The Long Shadow: The Legacies of the Great War in the Twentieth Century

Every nation remembers the Great War differently. For some there was nothing “great” about it. For one of the victors, the United States, WW I, along with Korea, is a forgotten war or at best an unfortunate war. For the new Soviet Union, The Great War was relegated to an ideological trashcan. For Germany, it was the Great Shame. It is one of the delights and strengths of Reynolds’ The Long Shadow that he parses the national experiences of the various belligerent nations in subtle ways that allows us, a century later, to understand clearly that there are no easy generalizations about the 1914-18 catastrophe. The war’s meanings are still emerging and changing.

A century and a half ago, the German historian and philosopher Wilhelm Dilthey demanded of his students that they attempt to understand (verstehen) the past while accepting unequivocally that the understanding so gained would necessarily change over time. Thus, the meaning of a historical event changes, too. Broadly speaking, he wrote that there are three interconnected ways to understand the meaning of historical events: study contemporary evidence, study the effects of the events as discussed by subsequent generations, and study the writings of professional historians.

Reynolds historical treatment in Long Shadow implicitly incorporates some of Dilthey’s approach. In the book’s first half, Reynolds sorts out the legacies of the Great War for the participants, that is, what the Great War meant for them—soldiers, politicians, factory workers, poets, and artists. In the second half of The Long Shadow, Reynolds proceeds to write about how the next and succeeding generations have reacted to the Great War by refracting their observations through World War II. It is his most important argument: World War II fundamentally changed the way we give meaning to World War I. No matter how hard we try, we cannot entirely forget the ninety-five years since 1919 when describing or narrating events of the Great War. When we try to understand the Great War, we have to peer through the World War II looking glass, a distorting mirror. There were other distorting mirrors in the late 20th century, but World War II is most fundamental in Reynolds’s view.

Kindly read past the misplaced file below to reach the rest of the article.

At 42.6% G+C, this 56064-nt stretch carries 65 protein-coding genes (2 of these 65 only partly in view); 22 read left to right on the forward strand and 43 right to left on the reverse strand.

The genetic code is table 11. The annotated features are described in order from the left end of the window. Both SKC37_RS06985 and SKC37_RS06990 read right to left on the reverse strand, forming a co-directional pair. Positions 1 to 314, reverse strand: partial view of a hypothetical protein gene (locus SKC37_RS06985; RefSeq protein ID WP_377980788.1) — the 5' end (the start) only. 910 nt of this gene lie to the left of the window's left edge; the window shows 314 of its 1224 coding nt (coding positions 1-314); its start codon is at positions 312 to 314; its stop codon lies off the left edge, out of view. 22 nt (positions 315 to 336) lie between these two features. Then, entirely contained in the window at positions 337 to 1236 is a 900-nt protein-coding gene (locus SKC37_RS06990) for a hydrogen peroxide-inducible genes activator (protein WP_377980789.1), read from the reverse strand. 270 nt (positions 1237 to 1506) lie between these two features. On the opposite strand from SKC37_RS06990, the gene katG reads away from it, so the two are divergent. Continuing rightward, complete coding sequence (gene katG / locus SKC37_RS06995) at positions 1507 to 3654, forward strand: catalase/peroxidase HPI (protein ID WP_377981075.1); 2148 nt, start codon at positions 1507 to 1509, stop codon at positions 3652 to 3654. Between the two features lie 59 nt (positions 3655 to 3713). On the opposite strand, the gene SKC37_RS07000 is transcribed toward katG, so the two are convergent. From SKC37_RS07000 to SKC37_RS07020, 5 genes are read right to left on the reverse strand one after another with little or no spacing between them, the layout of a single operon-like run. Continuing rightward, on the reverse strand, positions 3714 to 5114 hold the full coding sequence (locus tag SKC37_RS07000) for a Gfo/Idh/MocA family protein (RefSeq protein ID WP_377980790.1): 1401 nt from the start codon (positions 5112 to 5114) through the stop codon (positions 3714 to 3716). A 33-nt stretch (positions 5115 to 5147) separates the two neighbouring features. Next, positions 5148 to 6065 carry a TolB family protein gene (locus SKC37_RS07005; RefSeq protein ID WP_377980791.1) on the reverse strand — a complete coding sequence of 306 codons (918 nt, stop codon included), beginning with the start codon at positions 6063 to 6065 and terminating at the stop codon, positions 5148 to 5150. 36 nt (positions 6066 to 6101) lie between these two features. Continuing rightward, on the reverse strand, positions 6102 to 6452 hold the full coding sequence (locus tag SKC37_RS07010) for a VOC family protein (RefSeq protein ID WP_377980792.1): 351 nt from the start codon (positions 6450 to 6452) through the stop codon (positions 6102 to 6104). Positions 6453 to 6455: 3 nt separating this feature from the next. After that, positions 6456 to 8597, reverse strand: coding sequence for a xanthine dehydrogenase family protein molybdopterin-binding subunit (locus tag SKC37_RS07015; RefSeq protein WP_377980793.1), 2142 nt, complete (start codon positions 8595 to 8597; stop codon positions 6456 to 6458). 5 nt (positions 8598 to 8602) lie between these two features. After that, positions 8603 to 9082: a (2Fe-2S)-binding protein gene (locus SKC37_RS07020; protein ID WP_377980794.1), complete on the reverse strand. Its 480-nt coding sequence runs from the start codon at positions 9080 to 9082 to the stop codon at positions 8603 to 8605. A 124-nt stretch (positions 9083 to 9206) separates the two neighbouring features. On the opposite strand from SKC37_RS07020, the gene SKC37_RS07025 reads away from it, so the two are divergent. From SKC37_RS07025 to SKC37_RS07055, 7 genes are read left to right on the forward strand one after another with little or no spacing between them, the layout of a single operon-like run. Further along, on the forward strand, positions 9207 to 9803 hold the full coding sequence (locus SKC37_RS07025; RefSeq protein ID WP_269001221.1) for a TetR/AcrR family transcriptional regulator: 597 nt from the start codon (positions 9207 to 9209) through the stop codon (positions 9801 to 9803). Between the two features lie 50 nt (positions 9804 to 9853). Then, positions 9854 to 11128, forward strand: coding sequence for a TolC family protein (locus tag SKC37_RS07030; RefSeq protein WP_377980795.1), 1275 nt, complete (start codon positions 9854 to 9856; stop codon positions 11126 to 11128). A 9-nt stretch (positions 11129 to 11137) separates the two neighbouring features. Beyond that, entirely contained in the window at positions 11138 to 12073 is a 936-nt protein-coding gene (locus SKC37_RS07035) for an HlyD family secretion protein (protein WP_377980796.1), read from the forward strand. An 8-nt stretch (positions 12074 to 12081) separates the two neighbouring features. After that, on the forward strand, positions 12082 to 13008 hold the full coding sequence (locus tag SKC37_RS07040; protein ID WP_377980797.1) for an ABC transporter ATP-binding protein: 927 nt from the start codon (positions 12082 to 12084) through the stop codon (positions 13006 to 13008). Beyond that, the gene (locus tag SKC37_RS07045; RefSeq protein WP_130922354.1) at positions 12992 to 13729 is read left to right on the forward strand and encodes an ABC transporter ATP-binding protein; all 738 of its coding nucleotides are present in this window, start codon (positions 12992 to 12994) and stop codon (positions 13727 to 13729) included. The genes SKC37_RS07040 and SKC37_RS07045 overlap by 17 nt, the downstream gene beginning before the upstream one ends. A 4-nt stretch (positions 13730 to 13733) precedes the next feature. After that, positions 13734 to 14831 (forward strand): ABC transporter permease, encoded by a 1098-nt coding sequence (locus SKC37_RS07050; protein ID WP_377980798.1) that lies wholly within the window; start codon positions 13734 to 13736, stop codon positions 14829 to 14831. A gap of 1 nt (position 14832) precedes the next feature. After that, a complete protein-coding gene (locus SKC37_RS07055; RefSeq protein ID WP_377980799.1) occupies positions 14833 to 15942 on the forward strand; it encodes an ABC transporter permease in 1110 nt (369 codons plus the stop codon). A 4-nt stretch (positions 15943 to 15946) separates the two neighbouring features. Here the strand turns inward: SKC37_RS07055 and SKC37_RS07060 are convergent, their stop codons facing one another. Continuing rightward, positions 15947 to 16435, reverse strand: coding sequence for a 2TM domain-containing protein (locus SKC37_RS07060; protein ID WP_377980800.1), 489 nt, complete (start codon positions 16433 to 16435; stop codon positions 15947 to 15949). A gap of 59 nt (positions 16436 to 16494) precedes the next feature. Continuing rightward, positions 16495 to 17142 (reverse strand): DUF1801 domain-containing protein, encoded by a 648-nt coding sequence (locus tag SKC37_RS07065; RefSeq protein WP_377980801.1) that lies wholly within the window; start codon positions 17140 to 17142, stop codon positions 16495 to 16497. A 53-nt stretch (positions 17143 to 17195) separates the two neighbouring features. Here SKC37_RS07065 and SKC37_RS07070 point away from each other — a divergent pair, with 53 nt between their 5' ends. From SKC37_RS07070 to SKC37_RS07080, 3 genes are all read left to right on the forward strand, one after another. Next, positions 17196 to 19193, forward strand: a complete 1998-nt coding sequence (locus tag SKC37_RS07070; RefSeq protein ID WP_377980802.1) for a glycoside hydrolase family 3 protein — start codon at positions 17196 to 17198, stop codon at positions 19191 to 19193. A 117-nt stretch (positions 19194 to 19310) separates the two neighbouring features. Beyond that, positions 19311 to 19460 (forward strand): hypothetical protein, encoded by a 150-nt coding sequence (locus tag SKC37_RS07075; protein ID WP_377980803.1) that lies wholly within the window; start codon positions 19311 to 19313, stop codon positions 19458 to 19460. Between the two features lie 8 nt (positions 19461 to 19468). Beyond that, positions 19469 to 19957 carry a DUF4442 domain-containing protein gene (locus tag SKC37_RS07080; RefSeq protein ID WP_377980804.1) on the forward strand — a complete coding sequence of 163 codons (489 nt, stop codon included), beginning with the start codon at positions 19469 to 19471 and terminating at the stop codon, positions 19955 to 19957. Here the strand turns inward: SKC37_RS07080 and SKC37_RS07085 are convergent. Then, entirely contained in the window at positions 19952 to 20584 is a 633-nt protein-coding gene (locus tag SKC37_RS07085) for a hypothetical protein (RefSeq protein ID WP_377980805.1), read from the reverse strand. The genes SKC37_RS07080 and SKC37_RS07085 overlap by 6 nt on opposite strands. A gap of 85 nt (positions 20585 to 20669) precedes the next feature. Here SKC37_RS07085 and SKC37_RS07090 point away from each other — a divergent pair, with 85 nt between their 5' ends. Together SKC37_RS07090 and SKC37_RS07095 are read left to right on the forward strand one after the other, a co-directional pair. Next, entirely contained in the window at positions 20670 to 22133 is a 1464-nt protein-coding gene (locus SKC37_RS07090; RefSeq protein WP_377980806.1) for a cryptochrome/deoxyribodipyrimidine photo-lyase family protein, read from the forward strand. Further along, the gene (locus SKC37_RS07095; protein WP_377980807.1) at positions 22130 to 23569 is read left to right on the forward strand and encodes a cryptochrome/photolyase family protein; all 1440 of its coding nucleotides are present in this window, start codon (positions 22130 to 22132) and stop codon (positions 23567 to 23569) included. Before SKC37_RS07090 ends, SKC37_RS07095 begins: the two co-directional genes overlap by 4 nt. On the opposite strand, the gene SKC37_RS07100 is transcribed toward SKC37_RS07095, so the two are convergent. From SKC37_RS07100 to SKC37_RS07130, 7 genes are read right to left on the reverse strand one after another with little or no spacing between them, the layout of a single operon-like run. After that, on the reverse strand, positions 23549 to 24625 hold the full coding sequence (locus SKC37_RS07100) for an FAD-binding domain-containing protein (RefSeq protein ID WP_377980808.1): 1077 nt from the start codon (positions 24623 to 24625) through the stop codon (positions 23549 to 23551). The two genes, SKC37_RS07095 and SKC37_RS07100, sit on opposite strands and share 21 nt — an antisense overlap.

What I find to be most intriguing in The Long Shadow, however, is Reynolds’s argument that Great Britain’s experience was different in most respects when compared to the other major belligerents. For example, we may be familiar with the view that the war produced a mountain of disaffected literature, particularly poetry, Wilfred Owen’s “Dulce et Decorum est being the Mt. Everest. Not so fast! Reynolds compares literary output on the Continent and in the United States with that of Great Britain. Interestingly, he argues that the great disaffection is found more in Great Britain than in other places, an example of Britain’s singularity. But when we look at the British war poetry as a whole, we find that Owen was not representative. Most of the poetry written during the war remained firmly patriotic. Furthermore, Captain Owen in fact did not walk away from the war although he could have because of his shell shock. Ambiguously, he rejected the carnage and stupidity of the war but believed that it was ultimately meaningful. He felt the necessity to “carry on” by returning to the front where he died a week before the war’s end.

There is much in this book to chew on, in part because it is controversial, but also because Reynolds has incorporated a variety of different national perspectives. Reynolds will have likely offended some historians—all the more reason to read it. Doing so will help readers better understand the wider implications of the Great War rather than merely accepting the standard view that it was a prelude to World War II. – Neal Ferguson

Also available by David Reynolds: In Command of History; From World War to Cold War; From Munich to Pearl Harbor; Summits, Six Meetings that Shaped the Twentieth Century; Rich Relations; One World Divisible; America, Empire of Liberty; Britannia Overruled.

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